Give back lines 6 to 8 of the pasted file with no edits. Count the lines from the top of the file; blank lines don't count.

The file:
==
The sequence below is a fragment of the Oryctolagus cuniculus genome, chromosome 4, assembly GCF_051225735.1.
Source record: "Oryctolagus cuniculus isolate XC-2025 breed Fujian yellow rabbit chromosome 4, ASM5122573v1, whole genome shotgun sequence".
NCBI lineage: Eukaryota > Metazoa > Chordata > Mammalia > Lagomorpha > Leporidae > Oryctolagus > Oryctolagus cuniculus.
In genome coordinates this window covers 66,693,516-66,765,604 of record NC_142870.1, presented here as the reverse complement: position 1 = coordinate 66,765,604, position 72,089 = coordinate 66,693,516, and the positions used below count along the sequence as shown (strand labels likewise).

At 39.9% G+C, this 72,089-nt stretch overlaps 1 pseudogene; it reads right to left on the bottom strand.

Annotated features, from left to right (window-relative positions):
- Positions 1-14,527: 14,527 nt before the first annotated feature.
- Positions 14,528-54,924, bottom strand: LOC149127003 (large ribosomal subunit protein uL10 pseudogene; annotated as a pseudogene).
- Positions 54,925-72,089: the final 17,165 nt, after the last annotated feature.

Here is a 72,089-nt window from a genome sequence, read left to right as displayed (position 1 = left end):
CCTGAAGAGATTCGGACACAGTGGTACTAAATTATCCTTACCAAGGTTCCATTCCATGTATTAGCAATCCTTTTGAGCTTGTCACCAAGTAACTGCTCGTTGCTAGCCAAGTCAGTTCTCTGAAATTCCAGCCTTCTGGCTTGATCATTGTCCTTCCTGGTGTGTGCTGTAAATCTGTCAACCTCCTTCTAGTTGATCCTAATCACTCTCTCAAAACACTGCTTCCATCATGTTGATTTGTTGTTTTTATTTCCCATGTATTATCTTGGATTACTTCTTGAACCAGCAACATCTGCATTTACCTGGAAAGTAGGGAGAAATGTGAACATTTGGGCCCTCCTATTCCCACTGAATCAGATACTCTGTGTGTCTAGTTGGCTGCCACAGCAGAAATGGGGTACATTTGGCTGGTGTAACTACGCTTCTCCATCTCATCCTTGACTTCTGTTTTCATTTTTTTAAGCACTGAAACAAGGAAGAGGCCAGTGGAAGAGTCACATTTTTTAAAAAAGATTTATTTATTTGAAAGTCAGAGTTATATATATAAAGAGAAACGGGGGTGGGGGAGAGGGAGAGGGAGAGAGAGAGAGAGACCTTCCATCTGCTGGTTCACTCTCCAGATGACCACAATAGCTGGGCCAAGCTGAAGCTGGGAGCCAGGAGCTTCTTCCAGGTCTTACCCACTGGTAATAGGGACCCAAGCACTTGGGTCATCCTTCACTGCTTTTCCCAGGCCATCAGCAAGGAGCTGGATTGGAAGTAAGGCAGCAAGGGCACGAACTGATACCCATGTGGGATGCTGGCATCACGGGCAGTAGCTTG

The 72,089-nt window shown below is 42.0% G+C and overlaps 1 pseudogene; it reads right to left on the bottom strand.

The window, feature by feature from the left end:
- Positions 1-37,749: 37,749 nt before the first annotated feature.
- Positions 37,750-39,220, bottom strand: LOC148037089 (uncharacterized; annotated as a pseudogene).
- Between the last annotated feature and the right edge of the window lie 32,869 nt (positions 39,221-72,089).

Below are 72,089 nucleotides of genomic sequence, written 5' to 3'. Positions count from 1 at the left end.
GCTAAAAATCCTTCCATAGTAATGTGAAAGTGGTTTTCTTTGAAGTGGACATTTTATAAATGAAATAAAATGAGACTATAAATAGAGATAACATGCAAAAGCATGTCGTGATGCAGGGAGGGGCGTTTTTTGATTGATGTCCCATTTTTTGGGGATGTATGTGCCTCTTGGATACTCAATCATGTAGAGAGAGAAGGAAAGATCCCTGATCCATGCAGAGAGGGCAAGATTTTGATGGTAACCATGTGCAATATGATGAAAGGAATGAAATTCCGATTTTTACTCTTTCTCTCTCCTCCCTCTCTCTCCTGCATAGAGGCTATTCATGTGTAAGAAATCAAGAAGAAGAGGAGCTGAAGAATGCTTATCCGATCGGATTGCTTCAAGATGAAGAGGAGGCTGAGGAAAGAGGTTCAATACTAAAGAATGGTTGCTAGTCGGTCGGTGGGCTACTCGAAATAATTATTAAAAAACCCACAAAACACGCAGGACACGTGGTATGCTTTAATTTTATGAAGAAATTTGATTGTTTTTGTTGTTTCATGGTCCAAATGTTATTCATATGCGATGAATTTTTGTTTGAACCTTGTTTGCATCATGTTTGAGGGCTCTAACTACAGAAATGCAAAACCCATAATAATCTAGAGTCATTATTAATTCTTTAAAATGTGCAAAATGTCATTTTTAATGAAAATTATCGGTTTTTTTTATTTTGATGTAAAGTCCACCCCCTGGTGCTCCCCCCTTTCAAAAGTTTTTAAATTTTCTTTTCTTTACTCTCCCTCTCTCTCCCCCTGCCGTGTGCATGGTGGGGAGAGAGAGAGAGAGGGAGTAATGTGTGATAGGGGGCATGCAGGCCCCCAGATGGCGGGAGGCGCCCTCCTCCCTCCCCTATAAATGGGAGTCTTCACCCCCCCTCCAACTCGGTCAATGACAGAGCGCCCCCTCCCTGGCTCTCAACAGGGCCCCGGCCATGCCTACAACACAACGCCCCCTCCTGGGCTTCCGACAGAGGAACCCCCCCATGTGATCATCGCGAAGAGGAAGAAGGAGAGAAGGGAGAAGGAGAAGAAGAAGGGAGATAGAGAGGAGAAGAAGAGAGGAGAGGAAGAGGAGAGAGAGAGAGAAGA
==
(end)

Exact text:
Annotated features, from left to right (window-relative positions):
- Positions 1-14,527: 14,527 nt before the first annotated feature.
- Positions 14,528-54,924, bottom strand: LOC149127003 (large ribosomal subunit protein uL10 pseudogene; annotated as a pseudogene).